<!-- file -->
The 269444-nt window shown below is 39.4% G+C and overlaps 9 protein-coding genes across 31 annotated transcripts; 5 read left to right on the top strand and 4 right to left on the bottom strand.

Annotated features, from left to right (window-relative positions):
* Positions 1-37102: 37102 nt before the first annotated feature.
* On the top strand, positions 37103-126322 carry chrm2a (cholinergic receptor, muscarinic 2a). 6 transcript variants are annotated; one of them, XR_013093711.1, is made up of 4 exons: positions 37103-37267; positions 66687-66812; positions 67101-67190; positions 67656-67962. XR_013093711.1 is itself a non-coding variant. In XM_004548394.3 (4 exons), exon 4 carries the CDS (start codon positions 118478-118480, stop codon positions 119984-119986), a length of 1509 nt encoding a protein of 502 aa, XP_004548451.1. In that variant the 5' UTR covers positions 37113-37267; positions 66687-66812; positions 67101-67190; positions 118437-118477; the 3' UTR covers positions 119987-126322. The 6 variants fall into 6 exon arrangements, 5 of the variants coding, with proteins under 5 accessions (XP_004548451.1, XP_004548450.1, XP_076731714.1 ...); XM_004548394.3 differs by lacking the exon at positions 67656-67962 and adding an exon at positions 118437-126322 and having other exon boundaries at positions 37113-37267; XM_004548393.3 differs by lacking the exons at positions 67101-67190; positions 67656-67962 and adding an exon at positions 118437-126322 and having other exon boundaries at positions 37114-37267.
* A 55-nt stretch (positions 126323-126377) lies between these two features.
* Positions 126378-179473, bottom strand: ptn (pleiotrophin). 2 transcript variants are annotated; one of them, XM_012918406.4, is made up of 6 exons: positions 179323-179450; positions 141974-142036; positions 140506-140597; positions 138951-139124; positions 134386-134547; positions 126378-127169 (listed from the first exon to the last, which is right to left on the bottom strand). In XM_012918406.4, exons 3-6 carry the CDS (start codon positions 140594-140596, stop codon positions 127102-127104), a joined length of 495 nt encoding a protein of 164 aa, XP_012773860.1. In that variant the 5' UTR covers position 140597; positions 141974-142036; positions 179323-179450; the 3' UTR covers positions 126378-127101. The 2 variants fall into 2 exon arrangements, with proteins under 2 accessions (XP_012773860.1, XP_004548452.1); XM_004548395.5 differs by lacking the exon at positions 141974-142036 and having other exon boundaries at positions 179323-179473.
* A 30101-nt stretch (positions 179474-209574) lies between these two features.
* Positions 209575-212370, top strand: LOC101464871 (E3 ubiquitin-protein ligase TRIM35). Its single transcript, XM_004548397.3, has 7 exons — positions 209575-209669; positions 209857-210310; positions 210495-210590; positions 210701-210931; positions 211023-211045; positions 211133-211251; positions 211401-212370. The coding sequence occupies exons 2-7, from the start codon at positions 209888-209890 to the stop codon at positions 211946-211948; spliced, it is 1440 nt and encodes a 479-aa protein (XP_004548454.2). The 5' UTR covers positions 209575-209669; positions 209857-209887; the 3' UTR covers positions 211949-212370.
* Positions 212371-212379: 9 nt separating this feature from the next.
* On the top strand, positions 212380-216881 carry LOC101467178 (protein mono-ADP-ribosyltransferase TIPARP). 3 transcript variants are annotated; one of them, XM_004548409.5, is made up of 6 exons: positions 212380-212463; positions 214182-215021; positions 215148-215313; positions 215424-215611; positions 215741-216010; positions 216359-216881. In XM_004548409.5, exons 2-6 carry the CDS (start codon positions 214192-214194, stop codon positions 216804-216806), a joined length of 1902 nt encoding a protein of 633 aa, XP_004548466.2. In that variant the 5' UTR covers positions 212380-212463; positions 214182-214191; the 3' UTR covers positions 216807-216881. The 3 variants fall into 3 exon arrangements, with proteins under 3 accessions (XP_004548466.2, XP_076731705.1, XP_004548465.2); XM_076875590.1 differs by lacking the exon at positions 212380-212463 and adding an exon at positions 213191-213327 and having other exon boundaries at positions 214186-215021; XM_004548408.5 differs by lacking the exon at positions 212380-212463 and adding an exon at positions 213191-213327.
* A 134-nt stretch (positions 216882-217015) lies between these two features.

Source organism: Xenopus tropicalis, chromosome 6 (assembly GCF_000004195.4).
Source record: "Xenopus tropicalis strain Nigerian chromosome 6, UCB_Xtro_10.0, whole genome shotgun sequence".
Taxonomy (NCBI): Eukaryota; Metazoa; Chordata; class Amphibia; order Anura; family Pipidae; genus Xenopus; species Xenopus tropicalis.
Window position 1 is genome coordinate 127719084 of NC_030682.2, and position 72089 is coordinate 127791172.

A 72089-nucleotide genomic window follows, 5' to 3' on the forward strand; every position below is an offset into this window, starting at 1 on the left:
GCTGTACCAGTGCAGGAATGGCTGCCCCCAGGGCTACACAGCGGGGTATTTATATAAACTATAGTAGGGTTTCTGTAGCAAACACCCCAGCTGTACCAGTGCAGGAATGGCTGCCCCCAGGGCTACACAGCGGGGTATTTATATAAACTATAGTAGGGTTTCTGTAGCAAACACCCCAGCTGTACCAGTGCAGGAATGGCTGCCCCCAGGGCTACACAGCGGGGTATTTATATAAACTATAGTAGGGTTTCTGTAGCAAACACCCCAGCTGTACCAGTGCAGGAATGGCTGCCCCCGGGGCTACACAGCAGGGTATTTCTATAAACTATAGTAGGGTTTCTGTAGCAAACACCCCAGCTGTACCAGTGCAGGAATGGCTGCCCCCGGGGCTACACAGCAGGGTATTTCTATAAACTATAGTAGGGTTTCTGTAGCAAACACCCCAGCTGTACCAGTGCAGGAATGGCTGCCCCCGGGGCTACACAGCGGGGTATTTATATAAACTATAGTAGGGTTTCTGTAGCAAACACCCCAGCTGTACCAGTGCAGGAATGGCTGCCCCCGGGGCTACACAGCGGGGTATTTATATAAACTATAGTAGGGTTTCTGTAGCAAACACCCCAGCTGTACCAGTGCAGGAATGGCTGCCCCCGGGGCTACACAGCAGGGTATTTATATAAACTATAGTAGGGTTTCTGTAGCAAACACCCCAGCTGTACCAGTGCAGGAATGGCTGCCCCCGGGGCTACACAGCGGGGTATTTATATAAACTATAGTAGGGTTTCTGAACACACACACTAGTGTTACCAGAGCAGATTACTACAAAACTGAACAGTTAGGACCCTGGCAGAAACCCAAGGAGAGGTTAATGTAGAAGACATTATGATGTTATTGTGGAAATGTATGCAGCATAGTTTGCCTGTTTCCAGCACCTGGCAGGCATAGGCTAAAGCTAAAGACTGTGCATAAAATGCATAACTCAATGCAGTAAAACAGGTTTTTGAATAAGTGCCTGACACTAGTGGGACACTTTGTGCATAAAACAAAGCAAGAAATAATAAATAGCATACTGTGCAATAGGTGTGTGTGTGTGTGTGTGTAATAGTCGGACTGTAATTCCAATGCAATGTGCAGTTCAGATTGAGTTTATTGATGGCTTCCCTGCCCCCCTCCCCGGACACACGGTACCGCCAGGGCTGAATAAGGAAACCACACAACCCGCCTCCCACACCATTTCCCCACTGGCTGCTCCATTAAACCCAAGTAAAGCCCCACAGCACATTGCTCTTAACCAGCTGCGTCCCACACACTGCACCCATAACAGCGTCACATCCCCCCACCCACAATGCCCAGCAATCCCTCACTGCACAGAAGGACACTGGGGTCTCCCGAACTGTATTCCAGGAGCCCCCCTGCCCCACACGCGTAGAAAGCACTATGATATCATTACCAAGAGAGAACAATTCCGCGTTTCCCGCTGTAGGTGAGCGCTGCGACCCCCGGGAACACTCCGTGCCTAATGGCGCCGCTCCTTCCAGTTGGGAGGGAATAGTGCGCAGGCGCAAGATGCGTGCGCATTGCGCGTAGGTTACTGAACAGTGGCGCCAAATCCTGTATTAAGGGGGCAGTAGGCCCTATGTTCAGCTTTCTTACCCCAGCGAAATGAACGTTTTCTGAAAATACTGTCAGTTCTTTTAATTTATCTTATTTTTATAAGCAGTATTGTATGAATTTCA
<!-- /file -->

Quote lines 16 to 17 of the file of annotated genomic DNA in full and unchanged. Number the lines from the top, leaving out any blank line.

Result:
A 72089-nucleotide genomic window follows, 5' to 3' on the forward strand; every position below is an offset into this window, starting at 1 on the left:
GCTGTACCAGTGCAGGAATGGCTGCCCCCAGGGCTACACAGCGGGGTATTTATATAAACTATAGTAGGGTTTCTGTAGCAAACACCCCAGCTGTACCAGTGCAGGAATGGCTGCCCCCAGGGCTACACAGCGGGGTATTTATATAAACTATAGTAGGGTTTCTGTAGCAAACACCCCAGCTGTACCAGTGCAGGAATGGCTGCCCCCAGGGCTACACAGCGGGGTATTTATATAAACTATAGTAGGGTTTCTGTAGCAAACACCCCAGCTGTACCAGTGCAGGAATGGCTGCCCCCGGGGCTACACAGCAGGGTATTTCTATAAACTATAGTAGGGTTTCTGTAGCAAACACCCCAGCTGTACCAGTGCAGGAATGGCTGCCCCCGGGGCTACACAGCAGGGTATTTCTATAAACTATAGTAGGGTTTCTGTAGCAAACACCCCAGCTGTACCAGTGCAGGAATGGCTGCCCCCGGGGCTACACAGCGGGGTATTTATATAAACTATAGTAGGGTTTCTGTAGCAAACACCCCAGCTGTACCAGTGCAGGAATGGCTGCCCCCGGGGCTACACAGCGGGGTATTTATATAAACTATAGTAGGGTTTCTGTAGCAAACACCCCAGCTGTACCAGTGCAGGAATGGCTGCCCCCGGGGCTACACAGCAGGGTATTTATATAAACTATAGTAGGGTTTCTGTAGCAAACACCCCAGCTGTACCAGTGCAGGAATGGCTGCCCCCGGGGCTACACAGCGGGGTATTTATATAAACTATAGTAGGGTTTCTGAACACACACACTAGTGTTACCAGAGCAGATTACTACAAAACTGAACAGTTAGGACCCTGGCAGAAACCCAAGGAGAGGTTAATGTAGAAGACATTATGATGTTATTGTGGAAATGTATGCAGCATAGTTTGCCTGTTTCCAGCACCTGGCAGGCATAGGCTAAAGCTAAAGACTGTGCATAAAATGCATAACTCAATGCAGTAAAACAGGTTTTTGAATAAGTGCCTGACACTAGTGGGACACTTTGTGCATAAAACAAAGCAAGAAATAATAAATAGCATACTGTGCAATAGGTGTGTGTGTGTGTGTGTGTAATAGTCGGACTGTAATTCCAATGCAATGTGCAGTTCAGATTGAGTTTATTGATGGCTTCCCTGCCCCCCTCCCCGGACACACGGTACCGCCAGGGCTGAATAAGGAAACCACACAACCCGCCTCCCACACCATTTCCCCACTGGCTGCTCCATTAAACCCAAGTAAAGCCCCACAGCACATTGCTCTTAACCAGCTGCGTCCCACACACTGCACCCATAACAGCGTCACATCCCCCCACCCACAATGCCCAGCAATCCCTCACTGCACAGAAGGACACTGGGGTCTCCCGAACTGTATTCCAGGAGCCCCCCTGCCCCACACGCGTAGAAAGCACTATGATATCATTACCAAGAGAGAACAATTCCGCGTTTCCCGCTGTAGGTGAGCGCTGCGACCCCCGGGAACACTCCGTGCCTAATGGCGCCGCTCCTTCCAGTTGGGAGGGAATAGTGCGCAGGCGCAAGATGCGTGCGCATTGCGCGTAGGTTACTGAACAGTGGCGCCAAATCCTGTATTAAGGGGGCAGTAGGCCCTATGTTCAGCTTTCTTACCCCAGCGAAATGAACGTTTTCTGAAAATACTGTCAGTTCTTTTAATTTATCTTATTTTTATAAGCAGTATTGTATGAATTTCA